The system is also configured in one or more embodiments of the invention to learn weights for tokens as previously gathered from user interactions. Hence the system may provide lists or ranges of weights that previous been identified as confirmed matches in order to guide the user in creating a new match. The weights may be specific to particular groups of data or elements in various data sources. For example, a postal code may have a high weight in one match type and a low weight for a different match based on a different set of compared records or fields. The system is configured to present the weights for tokens that make sense for the data that is being matched. This allows the system to present choices to a user that minimize the amount of time that a user must interact with the system to define a match. The matches may be applied to any record and field in any table of a corporate database.
A system and method for adaptive matching of similar data in a data repository is now described by way of example. In the following description numerous specific details are set forth in order to provide a more thorough understanding of embodiments of the invention. It will be apparent, however, to an artisan of ordinary skill that the present invention may be practiced without incorporating all aspects of the specific details described herein. In other instances, specific features, quantities, or measurements well known to those of ordinary skill in the art have not been described in detail so as not to obscure the invention. Readers should note that although examples of the invention are set forth herein, the claims, and the full scope of any equivalents, are what define the metes and bounds of the invention.
An embodiment of a system for adaptive matching begins by presenting data elements or fields from which to match between two records and obtaining selections from a user.
In one or more embodiments of the invention, tokenizing multi-word text based data items is performed to enable the comparison of individual tokens irrespective of position. Removing frequently used characters and strings, for example “Street”, “Str.”, “St.”, “A”, “The”, etc., is performed to limit the portions of the data items to compare to a smaller set. Excluding characters that are non-essential to the match is performed. For example, the system may selectively exclude the following characters from a field that is being matched between two records: PERIOD, QUOTE, DASH, COMMA, LEFT PAREN, RIGHT PAREN, SLASH, BACKWARD SLASH, PLUS, MINUS, STAR, AMPERSAND, BLANK, TAB, NUMBER SIGN. For example, PERIOD is a textual character represented by “.”. Any other character may be added to or removed from the list of excluded characters for a given match. Results of previous user selections involving the fields of the present match may be stored by the system in order to learn what types of characters are excluded from matches that involve the particular field.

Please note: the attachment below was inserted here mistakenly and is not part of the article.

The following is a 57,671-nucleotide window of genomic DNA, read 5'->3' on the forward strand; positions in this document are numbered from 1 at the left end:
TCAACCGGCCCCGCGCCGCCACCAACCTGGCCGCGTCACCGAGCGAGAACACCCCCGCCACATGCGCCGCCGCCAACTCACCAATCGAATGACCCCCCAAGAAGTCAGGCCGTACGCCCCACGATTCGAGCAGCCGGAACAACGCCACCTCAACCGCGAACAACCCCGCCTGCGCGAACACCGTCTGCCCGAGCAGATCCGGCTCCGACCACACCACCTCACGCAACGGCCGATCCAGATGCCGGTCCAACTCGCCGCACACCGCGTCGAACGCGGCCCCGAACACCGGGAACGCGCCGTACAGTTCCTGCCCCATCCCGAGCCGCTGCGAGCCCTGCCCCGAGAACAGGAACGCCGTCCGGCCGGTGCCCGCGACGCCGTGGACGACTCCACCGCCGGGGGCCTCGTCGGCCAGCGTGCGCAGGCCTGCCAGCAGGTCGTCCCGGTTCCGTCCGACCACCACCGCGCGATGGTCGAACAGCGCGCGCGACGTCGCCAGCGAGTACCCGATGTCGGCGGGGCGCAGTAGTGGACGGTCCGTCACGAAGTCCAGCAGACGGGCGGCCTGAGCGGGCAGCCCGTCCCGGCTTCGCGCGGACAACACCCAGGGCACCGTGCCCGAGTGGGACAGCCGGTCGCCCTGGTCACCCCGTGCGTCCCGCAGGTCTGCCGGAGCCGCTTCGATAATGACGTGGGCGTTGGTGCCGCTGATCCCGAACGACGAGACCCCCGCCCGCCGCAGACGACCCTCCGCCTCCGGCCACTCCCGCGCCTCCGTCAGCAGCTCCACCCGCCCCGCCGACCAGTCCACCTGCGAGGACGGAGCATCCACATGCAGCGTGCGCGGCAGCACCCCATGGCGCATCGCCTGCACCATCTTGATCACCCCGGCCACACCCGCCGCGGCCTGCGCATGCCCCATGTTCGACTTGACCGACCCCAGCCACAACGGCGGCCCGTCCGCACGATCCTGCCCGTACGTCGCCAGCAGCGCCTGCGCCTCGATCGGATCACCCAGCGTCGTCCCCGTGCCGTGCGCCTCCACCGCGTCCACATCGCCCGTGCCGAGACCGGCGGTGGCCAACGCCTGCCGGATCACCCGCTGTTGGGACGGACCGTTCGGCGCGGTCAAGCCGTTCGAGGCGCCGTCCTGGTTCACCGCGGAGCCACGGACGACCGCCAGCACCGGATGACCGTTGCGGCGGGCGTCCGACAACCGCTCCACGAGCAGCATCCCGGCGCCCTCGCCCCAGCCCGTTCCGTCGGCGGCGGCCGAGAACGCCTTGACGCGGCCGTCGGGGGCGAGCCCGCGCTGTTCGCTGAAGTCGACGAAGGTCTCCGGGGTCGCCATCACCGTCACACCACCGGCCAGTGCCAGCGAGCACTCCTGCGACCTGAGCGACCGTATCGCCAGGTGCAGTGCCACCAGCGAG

Normalizing data is performed in order to cleanse strings. For example, tokens may be substituted for one another, e.g., “California”, “Calif.”, “Cal.”, are converted to “CA.” Normalization may also include substituting characters.
Although the above substitutions and normalizations may be configured to occur on the Vendor Name portion of a match. An entirely different set of exclusions and normalizations may occur on another field to be matched. For example, a Postal Code field may simple normalized by excluding BLANK characters. Results of previous user selections involving each field for a match may and in general are different. The selections are stored by the system in order to learn what types of characters are excluded from matches and what normalizations occur for a particular match involving a particular field.
Assigning weights to each field or token is then performed in order to provide for an eventual match score that takes into account the greater or lesser relevance of a match. Calculating a score based on the summation of the assigned weights for each matching field or token is then performed. An example weighting for a match is shown below:
For first match of Name token
3 - with swapping
For each additional match of
For first of Address Token
5 - without
For each additional match of
Assign weight only if Name 1st
token or Address 1st token match
Assign weight only if Name 1st
token or Address 1st token match
If no match and Name 1st token
matches, else + 0